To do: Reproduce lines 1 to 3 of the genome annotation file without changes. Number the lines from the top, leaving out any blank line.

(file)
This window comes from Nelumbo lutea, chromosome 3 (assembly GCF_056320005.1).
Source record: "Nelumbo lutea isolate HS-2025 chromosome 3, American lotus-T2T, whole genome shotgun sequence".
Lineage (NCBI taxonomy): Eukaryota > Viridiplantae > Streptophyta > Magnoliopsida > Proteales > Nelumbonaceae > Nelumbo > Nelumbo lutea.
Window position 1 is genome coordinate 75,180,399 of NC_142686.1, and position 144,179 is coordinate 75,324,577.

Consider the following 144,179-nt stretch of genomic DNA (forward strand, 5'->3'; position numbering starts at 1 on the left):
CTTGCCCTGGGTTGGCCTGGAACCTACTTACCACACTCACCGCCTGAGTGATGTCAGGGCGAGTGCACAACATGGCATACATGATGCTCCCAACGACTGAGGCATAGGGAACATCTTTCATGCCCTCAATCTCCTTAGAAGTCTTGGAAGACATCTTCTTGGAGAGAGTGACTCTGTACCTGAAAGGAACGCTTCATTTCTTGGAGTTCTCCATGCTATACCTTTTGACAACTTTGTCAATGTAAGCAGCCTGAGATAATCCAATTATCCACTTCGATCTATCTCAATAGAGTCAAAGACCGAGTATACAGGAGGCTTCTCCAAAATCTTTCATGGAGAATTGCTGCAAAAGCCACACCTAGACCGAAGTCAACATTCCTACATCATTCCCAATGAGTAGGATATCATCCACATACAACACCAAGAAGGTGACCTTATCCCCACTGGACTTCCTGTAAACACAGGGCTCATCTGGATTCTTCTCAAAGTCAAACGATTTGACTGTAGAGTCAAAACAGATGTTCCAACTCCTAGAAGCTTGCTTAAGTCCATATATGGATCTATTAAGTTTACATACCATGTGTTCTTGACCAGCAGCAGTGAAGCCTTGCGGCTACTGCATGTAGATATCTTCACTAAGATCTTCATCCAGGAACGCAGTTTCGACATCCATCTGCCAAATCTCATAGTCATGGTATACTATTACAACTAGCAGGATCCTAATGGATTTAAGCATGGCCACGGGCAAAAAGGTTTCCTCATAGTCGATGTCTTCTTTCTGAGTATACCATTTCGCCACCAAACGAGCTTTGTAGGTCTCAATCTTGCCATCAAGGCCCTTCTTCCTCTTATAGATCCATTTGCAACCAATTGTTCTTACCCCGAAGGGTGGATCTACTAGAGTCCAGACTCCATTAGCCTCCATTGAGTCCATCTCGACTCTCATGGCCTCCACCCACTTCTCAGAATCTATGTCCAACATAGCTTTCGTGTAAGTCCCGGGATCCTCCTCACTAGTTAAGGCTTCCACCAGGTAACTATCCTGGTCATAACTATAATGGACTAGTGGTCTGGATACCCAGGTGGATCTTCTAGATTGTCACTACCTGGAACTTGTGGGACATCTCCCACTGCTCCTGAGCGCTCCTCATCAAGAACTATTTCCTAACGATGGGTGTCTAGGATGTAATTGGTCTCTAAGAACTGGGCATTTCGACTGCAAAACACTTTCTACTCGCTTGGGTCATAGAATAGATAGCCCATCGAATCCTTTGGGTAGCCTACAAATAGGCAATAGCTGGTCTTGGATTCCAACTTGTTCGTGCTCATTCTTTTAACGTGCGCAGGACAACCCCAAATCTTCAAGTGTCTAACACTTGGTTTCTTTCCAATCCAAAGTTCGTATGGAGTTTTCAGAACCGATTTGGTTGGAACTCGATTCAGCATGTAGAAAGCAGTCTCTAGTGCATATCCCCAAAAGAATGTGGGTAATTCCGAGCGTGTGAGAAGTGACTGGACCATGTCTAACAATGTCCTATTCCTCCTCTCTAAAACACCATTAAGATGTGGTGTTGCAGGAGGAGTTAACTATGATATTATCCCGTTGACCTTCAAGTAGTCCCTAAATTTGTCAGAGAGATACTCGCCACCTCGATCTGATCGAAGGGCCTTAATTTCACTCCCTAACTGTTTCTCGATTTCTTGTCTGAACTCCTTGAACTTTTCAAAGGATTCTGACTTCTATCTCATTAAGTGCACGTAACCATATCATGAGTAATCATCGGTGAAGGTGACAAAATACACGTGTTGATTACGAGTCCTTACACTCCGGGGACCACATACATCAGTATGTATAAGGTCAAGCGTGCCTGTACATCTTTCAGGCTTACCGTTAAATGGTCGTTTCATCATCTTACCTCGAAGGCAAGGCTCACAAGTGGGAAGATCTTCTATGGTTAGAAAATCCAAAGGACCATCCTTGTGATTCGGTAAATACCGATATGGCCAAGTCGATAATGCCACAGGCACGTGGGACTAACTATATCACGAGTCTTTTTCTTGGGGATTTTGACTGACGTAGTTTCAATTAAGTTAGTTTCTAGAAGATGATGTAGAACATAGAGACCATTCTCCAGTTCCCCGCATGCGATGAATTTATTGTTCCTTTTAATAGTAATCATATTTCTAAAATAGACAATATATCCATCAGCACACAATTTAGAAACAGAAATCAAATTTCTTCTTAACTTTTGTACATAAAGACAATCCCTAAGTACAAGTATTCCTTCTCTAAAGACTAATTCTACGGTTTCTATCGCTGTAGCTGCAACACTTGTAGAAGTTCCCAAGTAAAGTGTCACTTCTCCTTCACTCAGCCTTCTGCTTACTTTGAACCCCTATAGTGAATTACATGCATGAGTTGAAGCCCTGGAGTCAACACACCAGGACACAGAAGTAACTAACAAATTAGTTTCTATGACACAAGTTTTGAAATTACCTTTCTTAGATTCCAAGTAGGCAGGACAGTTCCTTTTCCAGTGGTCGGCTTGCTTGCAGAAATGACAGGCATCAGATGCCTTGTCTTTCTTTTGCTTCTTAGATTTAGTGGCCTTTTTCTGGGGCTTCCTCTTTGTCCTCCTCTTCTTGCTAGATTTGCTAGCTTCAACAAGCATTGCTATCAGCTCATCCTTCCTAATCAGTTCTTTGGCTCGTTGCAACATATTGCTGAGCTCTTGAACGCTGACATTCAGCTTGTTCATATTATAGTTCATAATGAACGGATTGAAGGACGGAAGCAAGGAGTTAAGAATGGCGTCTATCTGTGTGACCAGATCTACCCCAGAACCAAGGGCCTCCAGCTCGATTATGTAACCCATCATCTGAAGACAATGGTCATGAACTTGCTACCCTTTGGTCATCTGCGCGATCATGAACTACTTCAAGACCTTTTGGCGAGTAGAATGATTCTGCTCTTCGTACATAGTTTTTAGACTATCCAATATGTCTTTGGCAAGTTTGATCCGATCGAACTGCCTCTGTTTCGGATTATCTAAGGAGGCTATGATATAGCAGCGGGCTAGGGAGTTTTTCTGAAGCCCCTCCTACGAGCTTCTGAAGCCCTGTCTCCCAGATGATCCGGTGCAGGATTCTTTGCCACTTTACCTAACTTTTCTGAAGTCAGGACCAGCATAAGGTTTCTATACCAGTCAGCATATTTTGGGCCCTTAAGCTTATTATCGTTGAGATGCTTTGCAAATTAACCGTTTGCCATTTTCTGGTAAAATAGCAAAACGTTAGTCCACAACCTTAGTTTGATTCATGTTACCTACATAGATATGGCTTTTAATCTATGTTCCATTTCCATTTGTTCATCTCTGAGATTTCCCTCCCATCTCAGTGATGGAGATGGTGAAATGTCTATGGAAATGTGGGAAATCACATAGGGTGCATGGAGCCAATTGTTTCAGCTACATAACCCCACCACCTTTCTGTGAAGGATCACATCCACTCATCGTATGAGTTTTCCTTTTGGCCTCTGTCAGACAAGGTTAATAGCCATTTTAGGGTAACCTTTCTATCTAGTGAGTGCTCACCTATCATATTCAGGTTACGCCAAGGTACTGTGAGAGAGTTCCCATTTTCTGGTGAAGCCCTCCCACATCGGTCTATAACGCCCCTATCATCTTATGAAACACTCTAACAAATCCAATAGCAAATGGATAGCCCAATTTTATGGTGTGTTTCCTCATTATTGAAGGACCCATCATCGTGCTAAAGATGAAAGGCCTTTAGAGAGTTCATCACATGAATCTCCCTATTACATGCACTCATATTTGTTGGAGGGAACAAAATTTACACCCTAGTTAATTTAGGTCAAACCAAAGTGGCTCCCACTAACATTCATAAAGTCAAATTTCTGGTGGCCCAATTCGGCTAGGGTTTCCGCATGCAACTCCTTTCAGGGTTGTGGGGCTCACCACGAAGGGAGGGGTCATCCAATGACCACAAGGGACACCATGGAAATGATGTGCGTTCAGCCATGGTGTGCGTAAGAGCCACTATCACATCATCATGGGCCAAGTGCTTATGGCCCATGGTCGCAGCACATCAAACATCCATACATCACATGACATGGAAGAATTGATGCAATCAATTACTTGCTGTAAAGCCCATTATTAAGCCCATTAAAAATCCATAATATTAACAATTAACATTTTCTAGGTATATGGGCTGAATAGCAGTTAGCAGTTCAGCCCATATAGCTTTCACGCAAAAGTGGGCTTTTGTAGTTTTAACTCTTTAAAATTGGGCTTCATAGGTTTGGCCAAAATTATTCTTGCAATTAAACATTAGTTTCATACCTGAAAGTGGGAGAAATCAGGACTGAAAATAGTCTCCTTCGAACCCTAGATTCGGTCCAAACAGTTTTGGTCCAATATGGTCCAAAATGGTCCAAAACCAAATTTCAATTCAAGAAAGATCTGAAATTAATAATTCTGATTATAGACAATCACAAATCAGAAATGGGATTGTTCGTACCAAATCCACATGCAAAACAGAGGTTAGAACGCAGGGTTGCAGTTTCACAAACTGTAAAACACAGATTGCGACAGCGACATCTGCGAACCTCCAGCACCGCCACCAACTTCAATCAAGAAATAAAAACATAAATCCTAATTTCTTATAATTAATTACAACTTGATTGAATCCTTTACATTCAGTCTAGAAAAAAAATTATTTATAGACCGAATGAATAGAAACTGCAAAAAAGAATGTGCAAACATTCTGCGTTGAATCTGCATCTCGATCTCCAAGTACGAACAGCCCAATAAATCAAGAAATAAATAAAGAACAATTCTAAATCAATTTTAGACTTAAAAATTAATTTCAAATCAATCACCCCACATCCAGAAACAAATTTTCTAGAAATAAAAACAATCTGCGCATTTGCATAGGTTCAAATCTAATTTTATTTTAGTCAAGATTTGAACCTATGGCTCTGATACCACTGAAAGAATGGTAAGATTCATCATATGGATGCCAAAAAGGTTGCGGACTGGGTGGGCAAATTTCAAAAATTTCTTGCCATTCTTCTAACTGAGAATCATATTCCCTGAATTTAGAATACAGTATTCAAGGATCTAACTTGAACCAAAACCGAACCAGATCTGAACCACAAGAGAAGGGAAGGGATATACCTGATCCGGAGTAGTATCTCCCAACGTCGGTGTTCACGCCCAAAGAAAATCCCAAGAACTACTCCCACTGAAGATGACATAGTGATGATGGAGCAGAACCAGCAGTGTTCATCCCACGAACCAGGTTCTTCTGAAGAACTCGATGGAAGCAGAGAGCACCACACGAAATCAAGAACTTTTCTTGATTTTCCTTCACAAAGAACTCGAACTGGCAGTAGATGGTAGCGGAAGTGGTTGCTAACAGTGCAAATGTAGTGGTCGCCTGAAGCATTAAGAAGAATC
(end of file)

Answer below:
This window comes from Nelumbo lutea, chromosome 3 (assembly GCF_056320005.1).
Source record: "Nelumbo lutea isolate HS-2025 chromosome 3, American lotus-T2T, whole genome shotgun sequence".
Lineage (NCBI taxonomy): Eukaryota > Viridiplantae > Streptophyta > Magnoliopsida > Proteales > Nelumbonaceae > Nelumbo > Nelumbo lutea.